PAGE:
The past 12 months have seen a number of unexpected political events that have caused intermittent stockmarket wobbles around the world.
But in a period that has seen the UK vote to leave the EU and the US elect outsider Donald Trump as president, equity market indices have overall performed better than many might have expected.
The S&P 500 index gained a sizeable 31.9 per cent in sterling terms for the 12 months to May 18 2017, data from FE shows.
Meanwhile, the MSCI Emerging Markets index climbed 43.3 per cent in the same period, with the FTSE All-Share gaining 24.8 per cent in sterling terms.
The equity categories in the IA 100 Club have also lived up to expectations, with the North American Equity group delivering an average 12-month return of 34.1 per cent, ahead of the S&P 500 index.
Even the Global Emerging Markets category, which has seen a boost in recent months but struggled in the second half of 2016, has seen its members deliver an average return of 39.1 per cent in the period, only slightly behind the MSCI Emerging Markets benchmark.
The nine equity groups of the 100 Club are broken down into both regions and styles, comprising Global Equity, Global Emerging Markets, North American Equity, Japanese Equity, Asia Pacific Equity, European Equity, UK Equity, UK Equity Income and UK Smaller Companies.
Of these nine categories, the combined average performance of the club members outperformed the relevant Investment Association (IA) sector peer group average across five years in every sector.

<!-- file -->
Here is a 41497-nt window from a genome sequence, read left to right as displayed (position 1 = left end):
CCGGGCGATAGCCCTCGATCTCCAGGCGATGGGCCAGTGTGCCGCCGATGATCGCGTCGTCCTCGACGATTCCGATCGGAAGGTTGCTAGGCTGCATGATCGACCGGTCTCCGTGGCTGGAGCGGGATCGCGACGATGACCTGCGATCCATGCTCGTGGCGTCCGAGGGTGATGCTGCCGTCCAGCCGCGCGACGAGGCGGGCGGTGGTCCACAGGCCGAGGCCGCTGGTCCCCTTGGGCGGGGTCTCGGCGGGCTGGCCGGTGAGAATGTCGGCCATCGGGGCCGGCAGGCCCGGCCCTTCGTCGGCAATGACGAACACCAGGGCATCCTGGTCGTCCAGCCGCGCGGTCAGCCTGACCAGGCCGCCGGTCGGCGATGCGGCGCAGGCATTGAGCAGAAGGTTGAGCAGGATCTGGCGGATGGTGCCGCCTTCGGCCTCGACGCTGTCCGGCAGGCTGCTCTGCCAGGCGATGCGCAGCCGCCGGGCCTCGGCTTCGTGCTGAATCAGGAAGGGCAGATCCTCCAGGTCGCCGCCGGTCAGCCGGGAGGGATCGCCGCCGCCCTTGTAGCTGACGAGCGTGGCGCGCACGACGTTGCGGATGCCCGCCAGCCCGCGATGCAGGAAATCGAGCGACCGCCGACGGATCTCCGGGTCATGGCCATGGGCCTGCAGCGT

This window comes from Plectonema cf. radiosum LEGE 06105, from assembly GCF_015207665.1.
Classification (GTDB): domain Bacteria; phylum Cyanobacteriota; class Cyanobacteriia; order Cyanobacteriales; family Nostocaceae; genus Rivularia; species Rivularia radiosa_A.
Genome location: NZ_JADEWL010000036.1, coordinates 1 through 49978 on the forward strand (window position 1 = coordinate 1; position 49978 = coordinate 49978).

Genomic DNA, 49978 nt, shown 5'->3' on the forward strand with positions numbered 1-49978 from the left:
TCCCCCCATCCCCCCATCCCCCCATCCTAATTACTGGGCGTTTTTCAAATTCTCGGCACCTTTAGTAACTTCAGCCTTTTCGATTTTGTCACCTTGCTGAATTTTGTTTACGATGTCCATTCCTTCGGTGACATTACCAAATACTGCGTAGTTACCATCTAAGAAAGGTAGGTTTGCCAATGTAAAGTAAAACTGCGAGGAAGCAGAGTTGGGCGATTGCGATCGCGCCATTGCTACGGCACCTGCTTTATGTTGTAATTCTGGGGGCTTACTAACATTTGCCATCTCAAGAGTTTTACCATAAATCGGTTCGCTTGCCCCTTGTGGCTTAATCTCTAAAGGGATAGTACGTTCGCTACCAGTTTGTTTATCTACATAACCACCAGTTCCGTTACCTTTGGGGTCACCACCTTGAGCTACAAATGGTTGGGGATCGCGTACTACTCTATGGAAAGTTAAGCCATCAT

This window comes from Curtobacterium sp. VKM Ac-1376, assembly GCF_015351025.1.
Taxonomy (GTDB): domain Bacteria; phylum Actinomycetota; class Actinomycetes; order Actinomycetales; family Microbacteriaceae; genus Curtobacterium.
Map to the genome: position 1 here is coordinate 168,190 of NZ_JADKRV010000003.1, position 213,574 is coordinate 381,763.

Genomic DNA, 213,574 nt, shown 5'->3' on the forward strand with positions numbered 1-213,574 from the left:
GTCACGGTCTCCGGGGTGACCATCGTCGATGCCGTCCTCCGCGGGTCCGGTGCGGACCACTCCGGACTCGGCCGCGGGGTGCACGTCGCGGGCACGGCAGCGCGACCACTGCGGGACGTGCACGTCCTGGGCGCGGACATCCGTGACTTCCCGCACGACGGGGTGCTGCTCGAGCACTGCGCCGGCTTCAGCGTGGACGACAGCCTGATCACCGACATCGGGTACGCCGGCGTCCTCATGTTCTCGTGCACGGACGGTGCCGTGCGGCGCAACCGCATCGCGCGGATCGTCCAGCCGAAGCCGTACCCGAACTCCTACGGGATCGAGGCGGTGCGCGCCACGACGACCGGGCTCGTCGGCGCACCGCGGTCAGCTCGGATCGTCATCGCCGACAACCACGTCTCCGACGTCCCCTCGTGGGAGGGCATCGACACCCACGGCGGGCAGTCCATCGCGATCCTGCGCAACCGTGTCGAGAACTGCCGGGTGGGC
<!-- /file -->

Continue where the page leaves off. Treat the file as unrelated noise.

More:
In addition, seven categories also outperformed the relevant Association of Investment Companies (AIC) peer group average, apart from European and Japanese equities, where the average investment trust performance was higher in the 12 months to May 18 2017.
While there were only seven trusts listed in five equity groups in 2016, with three of these appearing in the UK Equity Income category, in four of these groups it was a closed-ended vehicle that topped the performance rankings over five years.
In only one group, Asia-Pacific Equity, did an open-ended fund beat an investment trust for the top spot, and in this case it was the winning offering in the category, Veritas Asian, that has continued its strong performance and justified its selection as the best in class.
The difference between open- and closed-ended performance this year has been less extreme as there were fewer trusts in the categories than in recent years.
But the figures show that trusts appear to have weathered the geopolitical and macroeconomic storms better than most, with three of the top-five performing vehicles for the five years to May 18, in sterling terms, being closed-ended offerings.
These all come from different categories – the JPMorgan Mid-Cap trust from UK Equity, the Independent Investment Trust from Global Equity and Invesco Perpetual’s UK Smaller Companies vehicle from UK Smaller Companies.
The top-performing open-ended fund across five years was Legg Mason IF Japan Equity, returning 308 per cent in sterling terms.